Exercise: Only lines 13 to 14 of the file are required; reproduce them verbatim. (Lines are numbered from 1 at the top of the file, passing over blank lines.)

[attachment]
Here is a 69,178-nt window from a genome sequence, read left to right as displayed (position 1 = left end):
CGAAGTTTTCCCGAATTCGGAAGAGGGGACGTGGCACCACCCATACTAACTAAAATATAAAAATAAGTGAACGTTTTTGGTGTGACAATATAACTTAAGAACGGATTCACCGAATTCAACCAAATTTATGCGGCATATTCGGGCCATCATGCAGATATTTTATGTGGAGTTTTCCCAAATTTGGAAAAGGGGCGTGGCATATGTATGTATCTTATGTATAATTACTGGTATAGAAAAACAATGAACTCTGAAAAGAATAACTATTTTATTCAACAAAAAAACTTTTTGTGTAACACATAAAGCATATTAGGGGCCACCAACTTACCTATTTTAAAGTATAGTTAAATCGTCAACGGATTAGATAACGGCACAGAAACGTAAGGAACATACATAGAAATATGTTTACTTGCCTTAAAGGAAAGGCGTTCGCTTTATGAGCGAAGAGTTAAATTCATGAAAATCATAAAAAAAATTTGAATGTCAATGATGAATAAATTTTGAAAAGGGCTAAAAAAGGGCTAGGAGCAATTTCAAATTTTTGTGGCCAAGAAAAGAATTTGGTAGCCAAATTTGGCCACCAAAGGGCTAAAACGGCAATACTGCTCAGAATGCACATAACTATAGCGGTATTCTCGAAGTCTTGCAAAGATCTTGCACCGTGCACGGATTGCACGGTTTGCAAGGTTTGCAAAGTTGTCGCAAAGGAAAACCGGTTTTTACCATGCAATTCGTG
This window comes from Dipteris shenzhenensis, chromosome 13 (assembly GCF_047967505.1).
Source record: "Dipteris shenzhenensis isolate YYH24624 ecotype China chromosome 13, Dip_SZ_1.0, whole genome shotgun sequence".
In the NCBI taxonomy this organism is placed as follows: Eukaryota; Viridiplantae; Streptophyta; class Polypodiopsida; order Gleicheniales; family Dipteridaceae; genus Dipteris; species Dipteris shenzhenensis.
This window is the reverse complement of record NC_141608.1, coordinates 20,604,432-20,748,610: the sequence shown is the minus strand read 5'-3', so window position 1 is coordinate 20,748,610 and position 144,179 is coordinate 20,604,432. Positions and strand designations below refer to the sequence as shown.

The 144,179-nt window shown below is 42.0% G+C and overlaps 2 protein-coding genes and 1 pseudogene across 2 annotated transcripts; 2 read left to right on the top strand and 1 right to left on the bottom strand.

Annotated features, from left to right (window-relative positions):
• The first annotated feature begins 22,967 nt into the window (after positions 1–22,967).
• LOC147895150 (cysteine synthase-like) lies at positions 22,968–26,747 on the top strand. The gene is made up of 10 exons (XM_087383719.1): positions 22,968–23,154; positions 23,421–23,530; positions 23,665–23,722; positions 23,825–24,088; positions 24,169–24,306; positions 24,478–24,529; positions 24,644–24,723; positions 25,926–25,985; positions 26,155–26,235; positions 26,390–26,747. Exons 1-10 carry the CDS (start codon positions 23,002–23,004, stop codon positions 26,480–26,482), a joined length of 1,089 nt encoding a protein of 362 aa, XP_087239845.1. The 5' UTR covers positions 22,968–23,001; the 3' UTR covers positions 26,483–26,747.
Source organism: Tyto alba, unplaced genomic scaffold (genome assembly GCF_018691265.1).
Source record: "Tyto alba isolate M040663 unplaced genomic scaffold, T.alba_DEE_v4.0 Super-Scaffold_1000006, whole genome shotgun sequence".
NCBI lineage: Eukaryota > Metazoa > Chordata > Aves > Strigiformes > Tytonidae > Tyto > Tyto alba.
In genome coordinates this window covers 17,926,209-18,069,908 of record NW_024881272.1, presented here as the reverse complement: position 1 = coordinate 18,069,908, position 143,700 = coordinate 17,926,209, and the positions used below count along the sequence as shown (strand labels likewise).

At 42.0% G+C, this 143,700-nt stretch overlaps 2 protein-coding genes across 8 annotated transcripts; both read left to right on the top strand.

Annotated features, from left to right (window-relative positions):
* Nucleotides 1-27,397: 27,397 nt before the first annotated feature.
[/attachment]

NCBI lineage: Eukaryota > Metazoa > Chordata > Aves > Strigiformes > Tytonidae > Tyto > Tyto alba.
In genome coordinates this window covers 17,926,209-18,069,908 of record NW_024881272.1, presented here as the reverse complement: position 1 = coordinate 18,069,908, position 143,700 = coordinate 17,926,209, and the positions used below count along the sequence as shown (strand labels likewise).